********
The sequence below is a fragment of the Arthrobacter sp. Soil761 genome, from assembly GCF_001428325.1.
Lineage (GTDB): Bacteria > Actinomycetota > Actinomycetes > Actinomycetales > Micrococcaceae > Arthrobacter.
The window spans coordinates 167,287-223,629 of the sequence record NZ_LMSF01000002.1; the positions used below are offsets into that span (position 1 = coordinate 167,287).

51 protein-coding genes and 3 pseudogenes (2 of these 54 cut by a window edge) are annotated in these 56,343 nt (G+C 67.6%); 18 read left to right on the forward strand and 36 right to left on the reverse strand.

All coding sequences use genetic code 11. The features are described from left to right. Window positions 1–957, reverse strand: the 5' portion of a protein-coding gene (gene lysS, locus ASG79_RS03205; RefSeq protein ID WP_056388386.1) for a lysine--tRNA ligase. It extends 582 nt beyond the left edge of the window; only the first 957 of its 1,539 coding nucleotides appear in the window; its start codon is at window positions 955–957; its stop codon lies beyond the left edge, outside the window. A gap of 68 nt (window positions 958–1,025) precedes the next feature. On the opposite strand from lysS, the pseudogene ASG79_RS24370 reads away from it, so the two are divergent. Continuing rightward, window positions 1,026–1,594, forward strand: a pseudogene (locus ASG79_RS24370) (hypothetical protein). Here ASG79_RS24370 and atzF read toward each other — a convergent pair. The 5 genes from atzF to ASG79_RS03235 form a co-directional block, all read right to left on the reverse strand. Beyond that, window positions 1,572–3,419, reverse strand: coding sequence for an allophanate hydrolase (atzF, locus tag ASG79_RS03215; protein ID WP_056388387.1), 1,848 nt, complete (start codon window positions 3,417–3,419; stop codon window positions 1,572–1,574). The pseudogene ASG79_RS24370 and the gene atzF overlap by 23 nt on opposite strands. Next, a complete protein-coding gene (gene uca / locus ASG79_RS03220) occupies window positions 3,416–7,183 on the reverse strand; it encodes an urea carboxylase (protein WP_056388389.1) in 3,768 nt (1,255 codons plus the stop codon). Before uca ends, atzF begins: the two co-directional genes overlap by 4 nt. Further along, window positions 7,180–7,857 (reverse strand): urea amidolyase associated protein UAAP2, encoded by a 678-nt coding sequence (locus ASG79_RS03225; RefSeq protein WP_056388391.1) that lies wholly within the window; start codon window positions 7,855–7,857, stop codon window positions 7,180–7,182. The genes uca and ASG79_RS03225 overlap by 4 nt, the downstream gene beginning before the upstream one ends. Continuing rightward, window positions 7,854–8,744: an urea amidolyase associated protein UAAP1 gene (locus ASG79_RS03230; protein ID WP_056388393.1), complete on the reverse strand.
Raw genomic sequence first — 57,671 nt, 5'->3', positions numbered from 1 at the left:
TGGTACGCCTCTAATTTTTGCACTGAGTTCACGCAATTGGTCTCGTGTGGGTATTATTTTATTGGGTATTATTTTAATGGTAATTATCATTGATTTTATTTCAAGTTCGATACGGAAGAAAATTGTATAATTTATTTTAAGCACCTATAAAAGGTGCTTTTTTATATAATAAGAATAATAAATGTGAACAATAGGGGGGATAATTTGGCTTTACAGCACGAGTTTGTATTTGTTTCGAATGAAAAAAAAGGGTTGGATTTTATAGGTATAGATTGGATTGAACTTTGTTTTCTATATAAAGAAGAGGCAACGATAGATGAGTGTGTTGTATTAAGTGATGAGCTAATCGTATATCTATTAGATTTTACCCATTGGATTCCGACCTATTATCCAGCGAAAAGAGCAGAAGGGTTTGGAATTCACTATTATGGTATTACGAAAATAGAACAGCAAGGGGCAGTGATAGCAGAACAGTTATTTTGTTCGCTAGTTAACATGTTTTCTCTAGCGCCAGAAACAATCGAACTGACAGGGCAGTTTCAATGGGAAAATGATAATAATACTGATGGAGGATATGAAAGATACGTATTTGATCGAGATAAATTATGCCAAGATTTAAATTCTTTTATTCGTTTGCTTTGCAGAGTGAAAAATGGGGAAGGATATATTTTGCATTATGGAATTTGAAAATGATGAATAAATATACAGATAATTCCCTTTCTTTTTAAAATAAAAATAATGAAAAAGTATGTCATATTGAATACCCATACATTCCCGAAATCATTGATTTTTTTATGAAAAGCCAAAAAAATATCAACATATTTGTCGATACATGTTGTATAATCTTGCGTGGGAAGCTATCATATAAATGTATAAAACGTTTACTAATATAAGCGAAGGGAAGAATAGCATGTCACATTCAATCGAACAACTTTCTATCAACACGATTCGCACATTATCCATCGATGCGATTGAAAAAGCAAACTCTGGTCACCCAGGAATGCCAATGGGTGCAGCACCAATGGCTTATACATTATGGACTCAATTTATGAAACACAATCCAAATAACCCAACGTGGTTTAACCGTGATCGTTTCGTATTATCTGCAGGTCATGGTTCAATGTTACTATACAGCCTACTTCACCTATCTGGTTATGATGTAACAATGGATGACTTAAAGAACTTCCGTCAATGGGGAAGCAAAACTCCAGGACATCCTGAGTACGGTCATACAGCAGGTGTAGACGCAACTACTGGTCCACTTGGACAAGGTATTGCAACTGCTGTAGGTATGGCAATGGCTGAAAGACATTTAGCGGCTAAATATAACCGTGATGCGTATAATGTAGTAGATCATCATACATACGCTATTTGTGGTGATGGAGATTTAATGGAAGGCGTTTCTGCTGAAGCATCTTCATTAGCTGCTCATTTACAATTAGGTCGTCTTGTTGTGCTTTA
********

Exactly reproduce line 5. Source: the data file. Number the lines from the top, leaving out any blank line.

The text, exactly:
All coding sequences use genetic code 11. The features are described from left to right. Window positions 1–957, reverse strand: the 5' portion of a protein-coding gene (gene lysS, locus ASG79_RS03205; RefSeq protein ID WP_056388386.1) for a lysine--tRNA ligase. It extends 582 nt beyond the left edge of the window; only the first 957 of its 1,539 coding nucleotides appear in the window; its start codon is at window positions 955–957; its stop codon lies beyond the left edge, outside the window. A gap of 68 nt (window positions 958–1,025) precedes the next feature. On the opposite strand from lysS, the pseudogene ASG79_RS24370 reads away from it, so the two are divergent. Continuing rightward, window positions 1,026–1,594, forward strand: a pseudogene (locus ASG79_RS24370) (hypothetical protein). Here ASG79_RS24370 and atzF read toward each other — a convergent pair. The 5 genes from atzF to ASG79_RS03235 form a co-directional block, all read right to left on the reverse strand. Beyond that, window positions 1,572–3,419, reverse strand: coding sequence for an allophanate hydrolase (atzF, locus tag ASG79_RS03215; protein ID WP_056388387.1), 1,848 nt, complete (start codon window positions 3,417–3,419; stop codon window positions 1,572–1,574). The pseudogene ASG79_RS24370 and the gene atzF overlap by 23 nt on opposite strands. Next, a complete protein-coding gene (gene uca / locus ASG79_RS03220) occupies window positions 3,416–7,183 on the reverse strand; it encodes an urea carboxylase (protein WP_056388389.1) in 3,768 nt (1,255 codons plus the stop codon). Before uca ends, atzF begins: the two co-directional genes overlap by 4 nt. Further along, window positions 7,180–7,857 (reverse strand): urea amidolyase associated protein UAAP2, encoded by a 678-nt coding sequence (locus ASG79_RS03225; RefSeq protein WP_056388391.1) that lies wholly within the window; start codon window positions 7,855–7,857, stop codon window positions 7,180–7,182. The genes uca and ASG79_RS03225 overlap by 4 nt, the downstream gene beginning before the upstream one ends. Continuing rightward, window positions 7,854–8,744: an urea amidolyase associated protein UAAP1 gene (locus ASG79_RS03230; protein ID WP_056388393.1), complete on the reverse strand.